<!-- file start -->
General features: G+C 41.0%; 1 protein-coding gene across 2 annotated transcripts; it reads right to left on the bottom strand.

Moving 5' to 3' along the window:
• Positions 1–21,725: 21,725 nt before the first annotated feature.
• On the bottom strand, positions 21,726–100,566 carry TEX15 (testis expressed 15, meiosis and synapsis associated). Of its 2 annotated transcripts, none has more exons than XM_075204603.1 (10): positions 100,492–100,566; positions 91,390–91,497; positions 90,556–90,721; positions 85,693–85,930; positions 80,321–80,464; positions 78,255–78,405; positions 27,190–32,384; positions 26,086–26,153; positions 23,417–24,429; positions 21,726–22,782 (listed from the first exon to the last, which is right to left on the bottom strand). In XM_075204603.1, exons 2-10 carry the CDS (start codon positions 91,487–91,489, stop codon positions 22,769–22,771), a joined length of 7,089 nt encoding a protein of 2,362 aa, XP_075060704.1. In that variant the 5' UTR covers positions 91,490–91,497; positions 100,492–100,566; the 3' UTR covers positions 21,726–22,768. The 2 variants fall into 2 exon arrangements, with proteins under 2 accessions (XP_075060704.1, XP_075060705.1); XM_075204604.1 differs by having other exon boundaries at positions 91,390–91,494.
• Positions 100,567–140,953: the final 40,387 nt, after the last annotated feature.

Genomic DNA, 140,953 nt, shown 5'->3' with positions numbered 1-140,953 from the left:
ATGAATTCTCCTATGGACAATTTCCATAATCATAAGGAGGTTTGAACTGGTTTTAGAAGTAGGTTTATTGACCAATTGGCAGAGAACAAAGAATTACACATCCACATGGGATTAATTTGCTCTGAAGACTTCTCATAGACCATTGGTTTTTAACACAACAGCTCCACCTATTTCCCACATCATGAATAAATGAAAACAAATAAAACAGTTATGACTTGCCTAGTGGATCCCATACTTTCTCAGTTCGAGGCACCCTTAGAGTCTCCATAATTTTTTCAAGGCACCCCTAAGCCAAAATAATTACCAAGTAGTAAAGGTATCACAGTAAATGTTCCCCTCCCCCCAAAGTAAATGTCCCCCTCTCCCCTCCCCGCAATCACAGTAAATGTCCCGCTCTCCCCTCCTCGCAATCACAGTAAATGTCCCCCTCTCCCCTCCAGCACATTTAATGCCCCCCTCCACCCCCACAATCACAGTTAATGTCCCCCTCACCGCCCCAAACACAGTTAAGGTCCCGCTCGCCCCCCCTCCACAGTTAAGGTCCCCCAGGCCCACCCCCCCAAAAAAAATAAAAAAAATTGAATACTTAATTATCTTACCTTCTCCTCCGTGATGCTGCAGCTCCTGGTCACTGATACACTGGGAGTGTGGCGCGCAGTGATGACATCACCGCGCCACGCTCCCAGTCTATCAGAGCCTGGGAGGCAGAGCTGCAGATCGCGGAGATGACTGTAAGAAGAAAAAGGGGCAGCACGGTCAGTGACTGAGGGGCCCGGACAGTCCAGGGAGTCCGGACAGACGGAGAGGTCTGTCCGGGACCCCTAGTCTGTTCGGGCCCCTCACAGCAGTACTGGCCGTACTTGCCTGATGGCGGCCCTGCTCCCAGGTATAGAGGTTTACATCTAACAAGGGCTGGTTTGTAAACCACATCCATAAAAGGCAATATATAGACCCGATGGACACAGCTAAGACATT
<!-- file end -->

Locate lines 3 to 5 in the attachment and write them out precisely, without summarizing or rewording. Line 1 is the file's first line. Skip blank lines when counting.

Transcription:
• Positions 1–21,725: 21,725 nt before the first annotated feature.
• On the bottom strand, positions 21,726–100,566 carry TEX15 (testis expressed 15, meiosis and synapsis associated). Of its 2 annotated transcripts, none has more exons than XM_075204603.1 (10): positions 100,492–100,566; positions 91,390–91,497; positions 90,556–90,721; positions 85,693–85,930; positions 80,321–80,464; positions 78,255–78,405; positions 27,190–32,384; positions 26,086–26,153; positions 23,417–24,429; positions 21,726–22,782 (listed from the first exon to the last, which is right to left on the bottom strand). In XM_075204603.1, exons 2-10 carry the CDS (start codon positions 91,487–91,489, stop codon positions 22,769–22,771), a joined length of 7,089 nt encoding a protein of 2,362 aa, XP_075060704.1. In that variant the 5' UTR covers positions 91,490–91,497; positions 100,492–100,566; the 3' UTR covers positions 21,726–22,768. The 2 variants fall into 2 exon arrangements, with proteins under 2 accessions (XP_075060704.1, XP_075060705.1); XM_075204604.1 differs by having other exon boundaries at positions 91,390–91,494.
• Positions 100,567–140,953: the final 40,387 nt, after the last annotated feature.